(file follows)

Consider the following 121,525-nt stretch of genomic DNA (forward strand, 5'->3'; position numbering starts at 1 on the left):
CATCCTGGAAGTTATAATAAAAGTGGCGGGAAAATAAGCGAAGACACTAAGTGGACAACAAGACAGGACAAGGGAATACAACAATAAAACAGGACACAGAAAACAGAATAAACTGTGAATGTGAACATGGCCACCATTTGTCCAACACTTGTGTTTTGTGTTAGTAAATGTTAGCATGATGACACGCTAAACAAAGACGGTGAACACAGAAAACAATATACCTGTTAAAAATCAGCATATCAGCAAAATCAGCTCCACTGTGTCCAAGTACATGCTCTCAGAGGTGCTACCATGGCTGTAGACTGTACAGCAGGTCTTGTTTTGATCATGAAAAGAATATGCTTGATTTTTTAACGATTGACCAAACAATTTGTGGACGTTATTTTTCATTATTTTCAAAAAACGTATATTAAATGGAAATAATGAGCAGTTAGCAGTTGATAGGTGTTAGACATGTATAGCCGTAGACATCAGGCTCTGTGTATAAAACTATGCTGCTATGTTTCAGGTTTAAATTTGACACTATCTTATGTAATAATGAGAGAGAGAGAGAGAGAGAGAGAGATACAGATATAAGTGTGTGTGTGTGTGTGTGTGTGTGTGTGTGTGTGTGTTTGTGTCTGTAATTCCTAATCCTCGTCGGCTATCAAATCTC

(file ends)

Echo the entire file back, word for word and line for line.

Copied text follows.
Consider the following 121,525-nt stretch of genomic DNA (forward strand, 5'->3'; position numbering starts at 1 on the left):
CATCCTGGAAGTTATAATAAAAGTGGCGGGAAAATAAGCGAAGACACTAAGTGGACAACAAGACAGGACAAGGGAATACAACAATAAAACAGGACACAGAAAACAGAATAAACTGTGAATGTGAACATGGCCACCATTTGTCCAACACTTGTGTTTTGTGTTAGTAAATGTTAGCATGATGACACGCTAAACAAAGACGGTGAACACAGAAAACAATATACCTGTTAAAAATCAGCATATCAGCAAAATCAGCTCCACTGTGTCCAAGTACATGCTCTCAGAGGTGCTACCATGGCTGTAGACTGTACAGCAGGTCTTGTTTTGATCATGAAAAGAATATGCTTGATTTTTTAACGATTGACCAAACAATTTGTGGACGTTATTTTTCATTATTTTCAAAAAACGTATATTAAATGGAAATAATGAGCAGTTAGCAGTTGATAGGTGTTAGACATGTATAGCCGTAGACATCAGGCTCTGTGTATAAAACTATGCTGCTATGTTTCAGGTTTAAATTTGACACTATCTTATGTAATAATGAGAGAGAGAGAGAGAGAGAGAGAGATACAGATATAAGTGTGTGTGTGTGTGTGTGTGTGTGTGTGTGTGTGTGTTTGTGTCTGTAATTCCTAATCCTCGTCGGCTATCAAATCTC